Most developers have heard about an open-closed principle – one of Uncle Bob’s SOLID principles. It sounds reasonable, but it can still be a little bit blurry until the first usage on the ‘live’ code. The full state of principle is: software entities (classes, modules, functions, etc.) should be open for extension but closed for modification.
So what does it really mean?
We came across a development problem that has shown us what an open-closed principle really is about. In one of our web applications we had a form with two sections (among others):
- demand channels
- dynamic filters
Users can add as many filters as they wish, but there are some rules – filter availability depends on chosen channels.
Demand channels: AD_EXCHANGE, HEADER_BIDDING, RESERVATION, OTHER
Dynamic filters(dimensions): website, ad_unit, geo, creative_size, device
This article is mostly about code refactor, so there will be a lot of code snippets below. I tried to reduce it, but some amount of code is necessary to show code refactoring. You don’t need to understand every small part of code to get the main idea.
First implementation of the problem was simple:
As you can see, the website filter is supposed to be unavailable for HEADER_BIDDING, RESERVATION and OTHER channels, so it is available only for AD_EXCHANGE channel.
The last thing you can say about code is that it is permanent or static. So we have more requests from our client making these classes bigger and more complex.
- Add another channel – EBDA (Website filter should be unavailable while EBDA is chosen):
- expand DISABLING_DEMAND_CHANNELS by EBDA demand channel
- a lot of name changing – in the first implementation, we specified website in methods and constants names. For example:
- isWebsitesDimensionDisabled to _areFormStateDimensionsDisabled
- WEBSITE_DISABLING_DEMAND_CHANNELS to DISABLING_DEMAND_CHANNELS
Spoiler alert -> when a component is open for changes, there will be a lot of name changing in the future. We won’t pay attention to this in the next steps.
- Add another filter for ‘Product’ (Product filter availability scheme is same as Website)
- ResearchDynamicFilter class has to check for one more dimension while disabling/enabling fields
- Let’s go bigger and add some switcher above channels -> ‘Source’. All demand channels we were having until now are in Ad Manager source. New source – SSP – has no demand channels and the only available filter is website.
- There are two states of source: Ad Manager, SSP.
- All of our demand channels are available only for Ad Manager source.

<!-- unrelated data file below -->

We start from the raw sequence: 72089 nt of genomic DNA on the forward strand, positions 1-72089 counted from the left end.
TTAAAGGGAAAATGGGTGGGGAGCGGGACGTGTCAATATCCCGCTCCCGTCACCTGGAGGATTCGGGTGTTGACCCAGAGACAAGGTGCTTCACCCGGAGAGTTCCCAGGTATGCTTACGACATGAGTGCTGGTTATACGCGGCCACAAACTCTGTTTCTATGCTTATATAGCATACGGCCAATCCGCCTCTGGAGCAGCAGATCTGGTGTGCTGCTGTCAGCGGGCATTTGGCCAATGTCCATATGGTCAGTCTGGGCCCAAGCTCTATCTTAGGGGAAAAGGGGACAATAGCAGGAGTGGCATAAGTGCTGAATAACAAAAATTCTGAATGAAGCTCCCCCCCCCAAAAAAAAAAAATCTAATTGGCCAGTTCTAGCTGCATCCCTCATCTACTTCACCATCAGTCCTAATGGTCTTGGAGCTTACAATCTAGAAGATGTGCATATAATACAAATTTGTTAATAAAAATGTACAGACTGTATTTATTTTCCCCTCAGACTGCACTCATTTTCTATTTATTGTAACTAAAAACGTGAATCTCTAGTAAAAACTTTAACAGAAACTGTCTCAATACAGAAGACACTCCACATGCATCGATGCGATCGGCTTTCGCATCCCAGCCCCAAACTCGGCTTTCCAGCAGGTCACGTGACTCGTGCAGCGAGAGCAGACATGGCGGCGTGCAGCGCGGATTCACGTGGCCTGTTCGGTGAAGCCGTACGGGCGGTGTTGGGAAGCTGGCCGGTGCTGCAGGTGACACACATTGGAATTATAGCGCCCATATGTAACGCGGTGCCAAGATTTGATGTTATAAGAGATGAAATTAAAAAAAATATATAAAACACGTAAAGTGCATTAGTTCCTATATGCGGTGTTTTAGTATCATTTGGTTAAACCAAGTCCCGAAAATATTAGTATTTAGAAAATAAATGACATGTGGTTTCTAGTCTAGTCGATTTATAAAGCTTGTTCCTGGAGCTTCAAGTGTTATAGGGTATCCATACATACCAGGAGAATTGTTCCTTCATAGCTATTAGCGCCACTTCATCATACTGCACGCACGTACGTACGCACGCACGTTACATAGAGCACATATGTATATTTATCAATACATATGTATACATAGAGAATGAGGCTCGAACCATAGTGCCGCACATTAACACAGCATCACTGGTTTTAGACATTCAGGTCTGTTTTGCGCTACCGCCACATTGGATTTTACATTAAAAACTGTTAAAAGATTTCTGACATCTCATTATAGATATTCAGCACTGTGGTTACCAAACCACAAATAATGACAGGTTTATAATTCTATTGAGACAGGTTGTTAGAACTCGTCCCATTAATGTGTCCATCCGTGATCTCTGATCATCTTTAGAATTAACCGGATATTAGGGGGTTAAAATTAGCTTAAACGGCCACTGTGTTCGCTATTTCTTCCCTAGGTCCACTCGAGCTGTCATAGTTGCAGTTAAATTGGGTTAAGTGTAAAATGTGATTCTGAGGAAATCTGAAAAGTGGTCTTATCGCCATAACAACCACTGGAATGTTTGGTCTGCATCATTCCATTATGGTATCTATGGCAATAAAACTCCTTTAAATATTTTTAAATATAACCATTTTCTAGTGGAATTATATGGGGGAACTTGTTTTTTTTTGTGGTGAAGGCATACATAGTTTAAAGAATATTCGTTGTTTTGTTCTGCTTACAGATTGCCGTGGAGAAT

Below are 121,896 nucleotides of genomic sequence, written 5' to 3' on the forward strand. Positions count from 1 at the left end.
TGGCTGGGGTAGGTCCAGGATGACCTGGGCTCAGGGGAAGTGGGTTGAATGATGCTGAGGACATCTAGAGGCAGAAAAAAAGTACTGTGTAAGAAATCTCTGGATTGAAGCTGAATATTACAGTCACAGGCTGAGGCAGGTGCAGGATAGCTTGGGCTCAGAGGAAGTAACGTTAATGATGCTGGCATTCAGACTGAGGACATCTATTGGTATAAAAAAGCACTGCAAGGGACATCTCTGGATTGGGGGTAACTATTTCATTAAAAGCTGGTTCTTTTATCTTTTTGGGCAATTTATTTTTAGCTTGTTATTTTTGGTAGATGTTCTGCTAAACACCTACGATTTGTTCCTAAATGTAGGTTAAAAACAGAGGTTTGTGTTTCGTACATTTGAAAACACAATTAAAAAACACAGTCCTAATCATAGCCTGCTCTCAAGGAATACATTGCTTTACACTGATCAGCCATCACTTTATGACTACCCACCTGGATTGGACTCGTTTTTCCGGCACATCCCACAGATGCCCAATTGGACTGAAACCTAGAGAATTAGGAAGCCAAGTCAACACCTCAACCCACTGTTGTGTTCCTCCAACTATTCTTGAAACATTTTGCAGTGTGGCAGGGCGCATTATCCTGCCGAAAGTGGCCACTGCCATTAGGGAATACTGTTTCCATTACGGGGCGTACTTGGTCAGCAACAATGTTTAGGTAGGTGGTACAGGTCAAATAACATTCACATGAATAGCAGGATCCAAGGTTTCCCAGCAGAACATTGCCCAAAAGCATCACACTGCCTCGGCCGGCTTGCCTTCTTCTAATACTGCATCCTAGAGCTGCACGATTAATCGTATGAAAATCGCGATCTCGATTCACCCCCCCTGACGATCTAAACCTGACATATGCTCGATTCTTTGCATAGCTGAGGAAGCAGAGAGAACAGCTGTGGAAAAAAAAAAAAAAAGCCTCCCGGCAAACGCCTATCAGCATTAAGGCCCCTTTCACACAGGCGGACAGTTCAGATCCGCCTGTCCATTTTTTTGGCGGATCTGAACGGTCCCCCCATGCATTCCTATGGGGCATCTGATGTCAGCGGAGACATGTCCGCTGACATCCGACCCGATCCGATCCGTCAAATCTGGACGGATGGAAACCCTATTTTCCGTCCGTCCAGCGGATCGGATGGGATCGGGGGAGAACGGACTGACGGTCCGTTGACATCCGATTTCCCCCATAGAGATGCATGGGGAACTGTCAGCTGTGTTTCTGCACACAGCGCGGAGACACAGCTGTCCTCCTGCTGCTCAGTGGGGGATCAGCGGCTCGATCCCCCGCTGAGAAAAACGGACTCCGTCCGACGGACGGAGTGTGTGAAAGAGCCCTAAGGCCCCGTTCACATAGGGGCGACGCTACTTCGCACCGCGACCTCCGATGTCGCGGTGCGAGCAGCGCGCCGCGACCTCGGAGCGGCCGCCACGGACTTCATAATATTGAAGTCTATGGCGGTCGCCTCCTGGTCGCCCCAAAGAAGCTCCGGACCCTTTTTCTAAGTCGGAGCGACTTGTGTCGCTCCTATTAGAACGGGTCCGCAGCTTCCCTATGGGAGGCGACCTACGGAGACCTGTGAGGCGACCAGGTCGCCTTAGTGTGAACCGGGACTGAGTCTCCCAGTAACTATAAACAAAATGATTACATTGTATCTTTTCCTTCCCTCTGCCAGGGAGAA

- There are no demand channels for SSP source
- ‘Website’ is the only filter available for SSP source.
- When ‘SSP’ is chosen:
- Disable demand channels.
- trigger ‘dynamicFilter:disableWebsitesAndProducts’ <- enable both
- trigger ‘dynamicFilter:disableNonSspOptions’
- When Ad Manager checked:
- trigger ‘dynamicFilter:disableWebsitesAndProducts’ <- check weather enabled or disabled
- When ‘SSP’ is chosen:
- Add another filter for ‘Platform’
- Platform is available only when the source is SSP
- Now we have ‘Website’, which is available for AD_EXCHANGE channel from Ad Manager and for Ssp and we have ‘Platform’ which is available for Ssp but not for Ad Manager
- Toggling state of the form can get really tricky and confusing
Implementation with new functionality:
[click] I present you next snippet mainly to show code complexity. Feel free to leave it hidden.
We still use some ‘toggle’ mechanism. It is really hard to switch 4 levers and get to expected state and now DynamicFilter has to know, which dimensions are not for ssp source.
We do have ResearchFormStateUpdater, why shouldn’t it be in charge?
Add another filter for ‘Yield partner’
That is the exact moment when we decided to refactor those classes. Channels and filters being analyzed are just a small part of the problem. There are multiple form sections here and all of them have the same problem. Our refactor should neutralize the need for changing inside methods of those classes *to* add some new channels or dimensions.
In the next snippet, I left the main classes almost as they are in our production code to show you how easy to understand they are now.
We did it! Did we?
Now the only thing ‘ResearchDynamicFilter’ has to know is a list of all filters – seems fair. The rest of logic and control comes from above – some higher methods and constants.
So let’s try out our new structure with adding a filter for ‘Yield_partner’:
As you can see, it is all about adding some values to constants and some additional conditions.
Thanks to ‘open-closed principle’ we are able to change business logic of form with only adding some values and conditions on a higher level of abstraction. We do not need to go inside the component and change anything. This refactor affected the whole form and there were more sections and they all obey the open-closed principle now.
We didn’t reduce the amount of code – as a matter of fact, we even increased it (before/after):
- ResearchFormStateUpdater – 211/282 lines
- ResearchDynamicFilter – 267/256 lines
It’s all about the collection in constants -> it’s our public interface now, our console to control process without tens of switchers.